Every Shabbat, parents bless their children, but what about blessing our parents?
This comes from The Book of Jewish Sacred Practices: Clal’s Guide to Everyday and Holiday Rituals and Blessings. The website ritualwell.org expands on this (as well as gives many new blessings and rituals and new takes on “old” rituals). The opening comment reminds us that our relationships change: “As a child, my parents could do no wrong. As an adolescent, my parents could do no right. Now, as a parent myself, I finally understand why a primary metaphor for the complicated and changing relationship between God and humans is that of parent and child.”
Relationships are hard and blessings are ways to stop and reflect. Even when we repeat the “standard” blessing over our children each Shabbat, we sometimes have conflicting feelings for our kids. We put those aside, take a deep breath and reflect on how precious our children are. That being said, sometimes our relationships with our parents can be conflicted and challenging. It is often hard to “honor your mother and your father” — it does not say “love.” The Torah has a way of making us stop and think!
So here is a traditional blessing for our parents with a meditation and ritual from the book and website:
Harakhaman hu y’varekh et avi mori v’et imi morati. Merciful One, bless my father, my teacher; and my mother, my teacher. (Take a few moments to really think about this blessing — why does it say “my teacher?” How is a parent a teacher? Why and how should we bless our teachers?)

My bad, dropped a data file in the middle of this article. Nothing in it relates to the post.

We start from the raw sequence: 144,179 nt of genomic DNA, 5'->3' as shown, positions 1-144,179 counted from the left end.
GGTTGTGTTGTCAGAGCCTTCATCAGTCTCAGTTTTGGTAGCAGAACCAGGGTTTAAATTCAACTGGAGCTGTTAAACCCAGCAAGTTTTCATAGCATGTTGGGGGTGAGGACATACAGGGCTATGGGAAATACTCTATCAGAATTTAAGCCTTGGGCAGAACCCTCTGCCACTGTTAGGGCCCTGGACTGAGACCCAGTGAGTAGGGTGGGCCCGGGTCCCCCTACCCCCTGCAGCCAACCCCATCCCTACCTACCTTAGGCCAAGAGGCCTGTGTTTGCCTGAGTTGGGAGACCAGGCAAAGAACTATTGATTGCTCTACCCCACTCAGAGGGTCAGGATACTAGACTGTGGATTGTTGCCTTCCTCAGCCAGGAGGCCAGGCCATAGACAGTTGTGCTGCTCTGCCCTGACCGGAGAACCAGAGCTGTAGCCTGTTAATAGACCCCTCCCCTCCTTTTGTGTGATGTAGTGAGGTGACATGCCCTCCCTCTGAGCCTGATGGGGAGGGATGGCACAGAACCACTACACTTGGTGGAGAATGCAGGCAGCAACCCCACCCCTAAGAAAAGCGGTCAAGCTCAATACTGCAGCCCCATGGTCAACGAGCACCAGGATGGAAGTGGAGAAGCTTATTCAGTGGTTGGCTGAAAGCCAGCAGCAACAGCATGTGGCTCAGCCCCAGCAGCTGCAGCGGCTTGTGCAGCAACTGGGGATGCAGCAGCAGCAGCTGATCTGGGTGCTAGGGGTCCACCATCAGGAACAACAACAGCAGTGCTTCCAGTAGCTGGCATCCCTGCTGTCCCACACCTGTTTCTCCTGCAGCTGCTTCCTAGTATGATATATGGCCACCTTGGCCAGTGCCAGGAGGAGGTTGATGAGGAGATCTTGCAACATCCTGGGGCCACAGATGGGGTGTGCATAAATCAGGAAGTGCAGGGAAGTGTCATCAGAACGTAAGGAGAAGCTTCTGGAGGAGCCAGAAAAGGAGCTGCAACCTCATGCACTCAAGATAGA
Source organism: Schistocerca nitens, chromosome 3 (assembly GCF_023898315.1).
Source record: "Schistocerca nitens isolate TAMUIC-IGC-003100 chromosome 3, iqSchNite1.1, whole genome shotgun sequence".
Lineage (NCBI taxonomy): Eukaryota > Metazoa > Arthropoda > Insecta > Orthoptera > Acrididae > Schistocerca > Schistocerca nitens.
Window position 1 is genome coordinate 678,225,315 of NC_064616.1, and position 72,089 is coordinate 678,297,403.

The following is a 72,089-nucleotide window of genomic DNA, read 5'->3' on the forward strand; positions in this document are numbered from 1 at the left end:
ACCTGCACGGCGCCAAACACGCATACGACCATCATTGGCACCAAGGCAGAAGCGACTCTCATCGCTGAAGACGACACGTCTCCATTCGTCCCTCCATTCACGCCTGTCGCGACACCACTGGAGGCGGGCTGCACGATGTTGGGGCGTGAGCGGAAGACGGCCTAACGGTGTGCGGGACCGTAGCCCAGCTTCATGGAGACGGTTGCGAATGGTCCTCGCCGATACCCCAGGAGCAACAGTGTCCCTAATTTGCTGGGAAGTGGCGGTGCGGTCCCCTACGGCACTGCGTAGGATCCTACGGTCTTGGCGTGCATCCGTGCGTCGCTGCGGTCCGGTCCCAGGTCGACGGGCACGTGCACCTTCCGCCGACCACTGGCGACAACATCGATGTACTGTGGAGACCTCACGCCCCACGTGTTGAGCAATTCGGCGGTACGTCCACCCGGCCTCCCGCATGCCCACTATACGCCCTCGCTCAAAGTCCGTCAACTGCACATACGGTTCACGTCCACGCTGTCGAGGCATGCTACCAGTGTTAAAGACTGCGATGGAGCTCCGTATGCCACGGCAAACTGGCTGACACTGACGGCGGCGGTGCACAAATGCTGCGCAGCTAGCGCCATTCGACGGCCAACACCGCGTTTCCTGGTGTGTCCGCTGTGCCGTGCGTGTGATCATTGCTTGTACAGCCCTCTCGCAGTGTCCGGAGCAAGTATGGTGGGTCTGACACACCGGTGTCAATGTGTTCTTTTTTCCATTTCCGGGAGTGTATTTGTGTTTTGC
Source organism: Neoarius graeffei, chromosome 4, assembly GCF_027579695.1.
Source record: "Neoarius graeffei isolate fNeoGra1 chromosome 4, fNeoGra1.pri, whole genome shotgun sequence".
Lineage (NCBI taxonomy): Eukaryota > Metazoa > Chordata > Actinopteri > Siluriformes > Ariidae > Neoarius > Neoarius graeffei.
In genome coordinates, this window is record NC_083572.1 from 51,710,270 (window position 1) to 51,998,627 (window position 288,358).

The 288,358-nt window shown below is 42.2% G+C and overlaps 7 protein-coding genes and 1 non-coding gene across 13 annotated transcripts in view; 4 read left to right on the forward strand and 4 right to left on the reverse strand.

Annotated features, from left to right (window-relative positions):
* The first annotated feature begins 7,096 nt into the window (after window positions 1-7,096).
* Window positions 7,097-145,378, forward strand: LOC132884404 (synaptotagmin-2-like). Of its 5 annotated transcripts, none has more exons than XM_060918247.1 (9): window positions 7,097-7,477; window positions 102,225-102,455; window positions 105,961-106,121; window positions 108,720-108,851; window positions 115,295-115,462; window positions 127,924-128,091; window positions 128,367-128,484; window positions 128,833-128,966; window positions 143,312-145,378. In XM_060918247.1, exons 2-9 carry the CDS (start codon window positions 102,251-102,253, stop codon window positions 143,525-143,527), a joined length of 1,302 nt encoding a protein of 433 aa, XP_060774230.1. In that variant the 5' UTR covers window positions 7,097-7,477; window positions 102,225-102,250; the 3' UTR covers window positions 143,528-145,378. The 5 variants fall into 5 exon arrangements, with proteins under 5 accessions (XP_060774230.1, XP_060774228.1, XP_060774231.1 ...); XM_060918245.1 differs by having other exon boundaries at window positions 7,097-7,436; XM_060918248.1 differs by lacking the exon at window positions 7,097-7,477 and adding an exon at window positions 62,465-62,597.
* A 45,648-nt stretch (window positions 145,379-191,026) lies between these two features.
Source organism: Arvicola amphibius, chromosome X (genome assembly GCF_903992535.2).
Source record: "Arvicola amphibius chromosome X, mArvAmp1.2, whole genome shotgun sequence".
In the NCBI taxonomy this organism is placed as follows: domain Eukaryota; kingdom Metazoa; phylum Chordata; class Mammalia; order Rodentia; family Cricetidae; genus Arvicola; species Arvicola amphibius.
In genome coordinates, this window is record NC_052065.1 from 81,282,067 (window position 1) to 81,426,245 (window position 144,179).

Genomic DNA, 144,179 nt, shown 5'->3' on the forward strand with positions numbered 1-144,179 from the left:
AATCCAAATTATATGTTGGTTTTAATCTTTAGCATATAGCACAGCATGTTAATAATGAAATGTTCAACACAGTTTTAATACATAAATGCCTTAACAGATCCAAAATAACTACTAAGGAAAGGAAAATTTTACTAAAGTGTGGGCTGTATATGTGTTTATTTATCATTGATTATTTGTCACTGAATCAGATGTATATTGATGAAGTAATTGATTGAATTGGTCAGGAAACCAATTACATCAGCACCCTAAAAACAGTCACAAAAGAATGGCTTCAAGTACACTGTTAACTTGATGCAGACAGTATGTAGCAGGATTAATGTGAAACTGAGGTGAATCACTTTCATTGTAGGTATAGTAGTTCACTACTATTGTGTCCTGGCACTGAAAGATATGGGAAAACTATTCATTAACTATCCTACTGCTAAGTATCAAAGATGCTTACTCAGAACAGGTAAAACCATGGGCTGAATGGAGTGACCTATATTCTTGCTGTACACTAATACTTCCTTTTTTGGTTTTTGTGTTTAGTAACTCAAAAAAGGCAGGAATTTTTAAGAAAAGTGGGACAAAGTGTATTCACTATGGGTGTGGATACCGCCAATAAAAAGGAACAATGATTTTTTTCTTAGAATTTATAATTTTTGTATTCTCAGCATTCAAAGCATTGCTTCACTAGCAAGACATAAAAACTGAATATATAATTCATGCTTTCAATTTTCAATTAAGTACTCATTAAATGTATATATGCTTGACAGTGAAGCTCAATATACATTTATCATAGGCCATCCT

Meditation: Thank you for the traits you have modeled, for showing me that love can overcome obstacles, for sharing celebration and pain, for teaching me about fragility and strength.
Ritual: If you are a child, call your parents with a blessing as your message. If you are a parent, experience accepting the blessings your children give you, however they are expressed.
Now you have a new ritual and blessing to add. Remember, we can always add new blessings, new thank-yous. We can put them in the Jewish model using the traditional six-word beginning: Baruch atah Adonai, Eloheinu melech haolam… In this way we are giving our thank-you to God for whatever we are feeling thankful for.
Try it and feel free to start with the Hebrew and end with your own words about anything you are feeling grateful for. Recent studies have shown how important gratitude is in our lives and for many of us, adding a Jewish twist to our thanks connects us to our heritage. If you say the blessing out loud, it gives those around you a chance to add “Amen,” which basically means “I agree with you.”
Young children can learn to respond and then to add their own blessings.
Shalom…from the Shabbat Lady.
Laura Seymour is director of Camping Services at the Aaron Family Jewish Community Center.